In order for Kerberos to work, the time on the NAC Server and domain controller must be synchronized to within 5 minutes.

Configuring User for ktpass

When using ktpass, part of the configuration is assigning service instance account to a user.  There are two problems, associated with this user account, that I’ve run into.

If the nac_manager.log file contains a log entry with “encrypt type not supported (14)”, check the Event Viewer logs on the domain controller.  There may be messages stating that the key has been corrupted.  The solution is to create a new password for the user.

A problem will arise if ktpass is run twice on the same domain controller.  This could happen if you are using ktpass for a specific domain controller entry and, a more general, domain entry.  If the same user account is used for both the entries will cease to work.  The solution is to remove the account and create a new account for just one type of entry.

Configuring ktpass for Windows 2008

When configuring ktpass for Windows Server 2008, it is important to read the support information for details on the minimum ktpass version required and the minimum operating system version required.

Ktpass version:  6.0.6001.18000

Windows 2008 Server Enterprise SP1

Single Domain AD SSO is supported

Hotfix KB951191 is required

Not adding Hotfix KB951191 will result in error messages in the NAS.  The error message contains “Client not found in Kerberos database (6)”.

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Nick Kelly

Cybersecurity Engineer, Cisco

Nick has over 20 years of experience in Security Operations and Security Sales. He is an avid student of cybersecurity and regularly engages with the Infosec community at events like BSides, RVASec, Derbycon and more. The son of an FBI forensics director, Nick holds a B.S. in Criminal Justice and is one of Cisco’s Fire Jumper Elite members. When he’s not working, he writes cyberpunk and punches aliens on his Playstation.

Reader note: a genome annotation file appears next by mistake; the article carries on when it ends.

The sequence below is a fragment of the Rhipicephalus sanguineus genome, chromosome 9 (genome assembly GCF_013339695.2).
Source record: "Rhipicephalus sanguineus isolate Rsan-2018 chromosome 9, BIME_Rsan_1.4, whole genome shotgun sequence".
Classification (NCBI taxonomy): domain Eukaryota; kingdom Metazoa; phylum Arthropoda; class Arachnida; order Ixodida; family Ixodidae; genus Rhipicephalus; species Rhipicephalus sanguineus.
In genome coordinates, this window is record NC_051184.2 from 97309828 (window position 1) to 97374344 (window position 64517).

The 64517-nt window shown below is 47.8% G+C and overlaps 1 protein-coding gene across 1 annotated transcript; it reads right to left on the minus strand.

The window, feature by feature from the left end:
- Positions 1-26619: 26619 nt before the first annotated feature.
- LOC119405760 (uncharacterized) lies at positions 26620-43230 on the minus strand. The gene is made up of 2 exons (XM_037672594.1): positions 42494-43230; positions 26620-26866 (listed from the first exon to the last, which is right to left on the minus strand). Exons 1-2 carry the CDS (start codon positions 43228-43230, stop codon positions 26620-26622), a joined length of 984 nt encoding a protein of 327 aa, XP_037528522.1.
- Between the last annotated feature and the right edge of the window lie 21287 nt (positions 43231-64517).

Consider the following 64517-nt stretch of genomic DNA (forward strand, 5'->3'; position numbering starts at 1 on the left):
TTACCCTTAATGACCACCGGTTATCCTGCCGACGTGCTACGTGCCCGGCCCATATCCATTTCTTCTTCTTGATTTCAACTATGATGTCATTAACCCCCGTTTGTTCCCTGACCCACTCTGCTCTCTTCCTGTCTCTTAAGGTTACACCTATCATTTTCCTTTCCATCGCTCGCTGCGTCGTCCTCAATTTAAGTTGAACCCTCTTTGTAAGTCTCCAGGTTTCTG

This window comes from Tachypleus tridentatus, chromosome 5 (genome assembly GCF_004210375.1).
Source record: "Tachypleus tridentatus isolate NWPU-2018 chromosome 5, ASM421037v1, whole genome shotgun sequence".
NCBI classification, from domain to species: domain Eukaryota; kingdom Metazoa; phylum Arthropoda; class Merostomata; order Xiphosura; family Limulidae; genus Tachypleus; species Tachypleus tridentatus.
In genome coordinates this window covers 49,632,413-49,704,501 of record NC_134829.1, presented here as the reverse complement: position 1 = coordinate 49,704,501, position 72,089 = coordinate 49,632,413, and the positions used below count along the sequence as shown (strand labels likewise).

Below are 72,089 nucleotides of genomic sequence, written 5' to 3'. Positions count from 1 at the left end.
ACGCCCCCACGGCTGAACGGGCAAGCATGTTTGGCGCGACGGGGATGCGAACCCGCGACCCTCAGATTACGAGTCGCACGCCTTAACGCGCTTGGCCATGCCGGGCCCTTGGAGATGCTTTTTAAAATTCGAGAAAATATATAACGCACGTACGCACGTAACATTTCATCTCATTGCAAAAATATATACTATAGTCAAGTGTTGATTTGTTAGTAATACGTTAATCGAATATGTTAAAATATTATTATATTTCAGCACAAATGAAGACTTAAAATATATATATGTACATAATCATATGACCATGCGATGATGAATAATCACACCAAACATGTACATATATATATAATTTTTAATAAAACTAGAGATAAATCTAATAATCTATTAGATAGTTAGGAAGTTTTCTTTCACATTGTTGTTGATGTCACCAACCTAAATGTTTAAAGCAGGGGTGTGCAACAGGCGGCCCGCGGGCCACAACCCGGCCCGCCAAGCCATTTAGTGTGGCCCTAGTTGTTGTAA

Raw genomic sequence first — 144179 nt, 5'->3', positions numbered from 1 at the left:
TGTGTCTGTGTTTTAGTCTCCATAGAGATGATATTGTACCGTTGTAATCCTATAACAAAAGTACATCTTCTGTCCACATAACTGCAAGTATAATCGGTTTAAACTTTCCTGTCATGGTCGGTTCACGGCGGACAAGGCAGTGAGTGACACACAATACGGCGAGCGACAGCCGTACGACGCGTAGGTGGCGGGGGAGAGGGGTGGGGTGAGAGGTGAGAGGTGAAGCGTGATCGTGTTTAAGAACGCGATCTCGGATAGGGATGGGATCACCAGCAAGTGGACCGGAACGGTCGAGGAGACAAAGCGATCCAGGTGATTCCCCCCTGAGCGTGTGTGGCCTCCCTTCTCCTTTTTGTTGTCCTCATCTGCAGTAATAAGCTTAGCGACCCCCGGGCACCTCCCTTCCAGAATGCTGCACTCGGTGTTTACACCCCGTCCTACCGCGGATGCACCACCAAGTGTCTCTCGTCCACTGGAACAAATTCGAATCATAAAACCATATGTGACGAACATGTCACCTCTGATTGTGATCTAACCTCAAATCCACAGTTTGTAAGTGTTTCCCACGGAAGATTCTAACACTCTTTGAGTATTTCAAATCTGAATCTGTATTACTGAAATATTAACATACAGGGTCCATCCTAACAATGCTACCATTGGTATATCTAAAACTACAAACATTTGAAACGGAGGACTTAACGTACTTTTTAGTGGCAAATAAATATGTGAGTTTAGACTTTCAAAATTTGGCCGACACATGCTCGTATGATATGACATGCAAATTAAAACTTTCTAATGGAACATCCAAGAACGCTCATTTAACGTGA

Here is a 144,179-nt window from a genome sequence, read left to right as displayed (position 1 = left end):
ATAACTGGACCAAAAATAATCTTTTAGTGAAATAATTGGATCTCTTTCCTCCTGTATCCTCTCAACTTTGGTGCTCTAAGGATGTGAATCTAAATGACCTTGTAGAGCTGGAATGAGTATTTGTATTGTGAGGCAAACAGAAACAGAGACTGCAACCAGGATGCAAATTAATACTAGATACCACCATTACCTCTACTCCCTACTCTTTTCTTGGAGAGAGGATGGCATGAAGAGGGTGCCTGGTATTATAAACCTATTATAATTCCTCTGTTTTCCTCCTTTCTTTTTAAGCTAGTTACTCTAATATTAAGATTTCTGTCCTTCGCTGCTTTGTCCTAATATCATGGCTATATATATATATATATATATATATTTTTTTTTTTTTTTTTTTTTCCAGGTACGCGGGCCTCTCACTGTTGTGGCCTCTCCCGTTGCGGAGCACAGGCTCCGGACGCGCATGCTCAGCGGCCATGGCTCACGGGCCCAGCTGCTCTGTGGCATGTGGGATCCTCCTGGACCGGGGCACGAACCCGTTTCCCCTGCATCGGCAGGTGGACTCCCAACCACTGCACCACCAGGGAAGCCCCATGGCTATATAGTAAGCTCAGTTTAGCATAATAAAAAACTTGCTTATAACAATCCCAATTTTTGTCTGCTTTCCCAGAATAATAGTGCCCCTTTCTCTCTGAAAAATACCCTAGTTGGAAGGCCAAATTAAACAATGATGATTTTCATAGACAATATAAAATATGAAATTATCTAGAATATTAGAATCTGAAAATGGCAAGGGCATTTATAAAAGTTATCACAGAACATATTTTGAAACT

Virgilio “BONG” dela Cruz Jr.

CCDP, CCNA V, CCNP, Cisco IPS Express Security for AM/EE
Field Solutions Architect, Tech Data

Virgilio “Bong” has sixteen years of professional experience in IT industry from academe, technical and customer support, pre-sales, post sales, project management, training and enablement. He has worked in Cisco Technical Assistance Center (TAC) as a member of the WAN and LAN Switching team. Bong now works for Tech Data as the Field Solutions Architect with a focus on Cisco Security and holds a few Cisco certifications including Fire Jumper Elite.


John Cavanaugh

CCIE #1066, CCDE #20070002, CCAr
Chief Technology Officer, Practice Lead Security Services, NetCraftsmen

John is our CTO and the practice lead for a talented team of consultants focused on designing and delivering scalable and secure infrastructure solutions to customers across multiple industry verticals and technologies. Previously he has held several positions including Executive Director/Chief Architect for Global Network Services at JPMorgan Chase. In that capacity, he led a team managing network architecture and services.  Prior to his role at JPMorgan Chase, John was a Distinguished Engineer at Cisco working across a number of verticals including Higher Education, Finance, Retail, Government, and Health Care.

He is an expert in working with groups to identify business needs, and align technology strategies to enable business strategies, building in agility and scalability to allow for future changes. John is experienced in the architecture and design of highly available, secure, network infrastructure and data centers, and has worked on projects worldwide. He has worked in both the business and regulatory environments for the design and deployment of complex IT infrastructures.